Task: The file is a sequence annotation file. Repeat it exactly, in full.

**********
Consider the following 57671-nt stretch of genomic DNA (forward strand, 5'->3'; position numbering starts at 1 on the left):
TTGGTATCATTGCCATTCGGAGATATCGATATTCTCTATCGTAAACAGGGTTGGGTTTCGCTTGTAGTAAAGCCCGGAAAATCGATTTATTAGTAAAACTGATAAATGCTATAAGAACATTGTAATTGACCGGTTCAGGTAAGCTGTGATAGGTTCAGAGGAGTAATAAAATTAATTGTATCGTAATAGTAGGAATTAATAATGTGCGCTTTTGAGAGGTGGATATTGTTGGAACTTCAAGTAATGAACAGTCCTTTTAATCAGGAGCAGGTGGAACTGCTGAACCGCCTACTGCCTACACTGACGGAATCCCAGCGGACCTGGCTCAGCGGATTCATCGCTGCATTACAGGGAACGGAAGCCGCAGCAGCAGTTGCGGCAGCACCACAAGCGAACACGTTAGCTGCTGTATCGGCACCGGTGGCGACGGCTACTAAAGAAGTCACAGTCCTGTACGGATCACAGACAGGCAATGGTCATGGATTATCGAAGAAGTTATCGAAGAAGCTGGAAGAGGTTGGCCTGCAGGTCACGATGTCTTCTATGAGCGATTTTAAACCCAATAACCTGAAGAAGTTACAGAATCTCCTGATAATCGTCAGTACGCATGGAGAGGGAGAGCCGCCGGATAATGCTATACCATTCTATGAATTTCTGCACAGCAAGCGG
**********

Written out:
Consider the following 57671-nt stretch of genomic DNA (forward strand, 5'->3'; position numbering starts at 1 on the left):
TTGGTATCATTGCCATTCGGAGATATCGATATTCTCTATCGTAAACAGGGTTGGGTTTCGCTTGTAGTAAAGCCCGGAAAATCGATTTATTAGTAAAACTGATAAATGCTATAAGAACATTGTAATTGACCGGTTCAGGTAAGCTGTGATAGGTTCAGAGGAGTAATAAAATTAATTGTATCGTAATAGTAGGAATTAATAATGTGCGCTTTTGAGAGGTGGATATTGTTGGAACTTCAAGTAATGAACAGTCCTTTTAATCAGGAGCAGGTGGAACTGCTGAACCGCCTACTGCCTACACTGACGGAATCCCAGCGGACCTGGCTCAGCGGATTCATCGCTGCATTACAGGGAACGGAAGCCGCAGCAGCAGTTGCGGCAGCACCACAAGCGAACACGTTAGCTGCTGTATCGGCACCGGTGGCGACGGCTACTAAAGAAGTCACAGTCCTGTACGGATCACAGACAGGCAATGGTCATGGATTATCGAAGAAGTTATCGAAGAAGCTGGAAGAGGTTGGCCTGCAGGTCACGATGTCTTCTATGAGCGATTTTAAACCCAATAACCTGAAGAAGTTACAGAATCTCCTGATAATCGTCAGTACGCATGGAGAGGGAGAGCCGCCGGATAATGCTATACCATTCTATGAATTTCTGCACAGCAAGCGG